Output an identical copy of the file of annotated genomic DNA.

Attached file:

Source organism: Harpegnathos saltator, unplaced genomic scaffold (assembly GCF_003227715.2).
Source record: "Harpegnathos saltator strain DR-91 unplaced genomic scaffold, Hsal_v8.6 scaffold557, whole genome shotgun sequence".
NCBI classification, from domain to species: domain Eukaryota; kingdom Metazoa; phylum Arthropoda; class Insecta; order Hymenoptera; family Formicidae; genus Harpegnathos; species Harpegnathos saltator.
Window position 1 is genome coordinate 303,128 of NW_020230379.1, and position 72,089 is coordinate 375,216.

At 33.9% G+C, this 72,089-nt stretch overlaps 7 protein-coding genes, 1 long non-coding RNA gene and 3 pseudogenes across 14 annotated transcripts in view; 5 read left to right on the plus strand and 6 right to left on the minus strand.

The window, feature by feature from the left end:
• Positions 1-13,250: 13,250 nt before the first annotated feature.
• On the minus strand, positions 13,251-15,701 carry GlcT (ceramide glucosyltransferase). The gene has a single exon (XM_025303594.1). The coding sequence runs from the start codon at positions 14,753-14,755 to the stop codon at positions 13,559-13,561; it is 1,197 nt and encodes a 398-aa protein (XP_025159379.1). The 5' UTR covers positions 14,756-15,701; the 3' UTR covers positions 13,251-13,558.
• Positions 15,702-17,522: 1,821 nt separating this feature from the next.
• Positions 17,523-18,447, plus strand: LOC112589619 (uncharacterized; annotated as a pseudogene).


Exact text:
Source organism: Harpegnathos saltator, unplaced genomic scaffold (assembly GCF_003227715.2).
Source record: "Harpegnathos saltator strain DR-91 unplaced genomic scaffold, Hsal_v8.6 scaffold557, whole genome shotgun sequence".
NCBI classification, from domain to species: domain Eukaryota; kingdom Metazoa; phylum Arthropoda; class Insecta; order Hymenoptera; family Formicidae; genus Harpegnathos; species Harpegnathos saltator.
Window position 1 is genome coordinate 303,128 of NW_020230379.1, and position 72,089 is coordinate 375,216.

At 33.9% G+C, this 72,089-nt stretch overlaps 7 protein-coding genes, 1 long non-coding RNA gene and 3 pseudogenes across 14 annotated transcripts in view; 5 read left to right on the plus strand and 6 right to left on the minus strand.

The window, feature by feature from the left end:
• Positions 1-13,250: 13,250 nt before the first annotated feature.
• On the minus strand, positions 13,251-15,701 carry GlcT (ceramide glucosyltransferase). The gene has a single exon (XM_025303594.1). The coding sequence runs from the start codon at positions 14,753-14,755 to the stop codon at positions 13,559-13,561; it is 1,197 nt and encodes a 398-aa protein (XP_025159379.1). The 5' UTR covers positions 14,756-15,701; the 3' UTR covers positions 13,251-13,558.
• Positions 15,702-17,522: 1,821 nt separating this feature from the next.
• Positions 17,523-18,447, plus strand: LOC112589619 (uncharacterized; annotated as a pseudogene).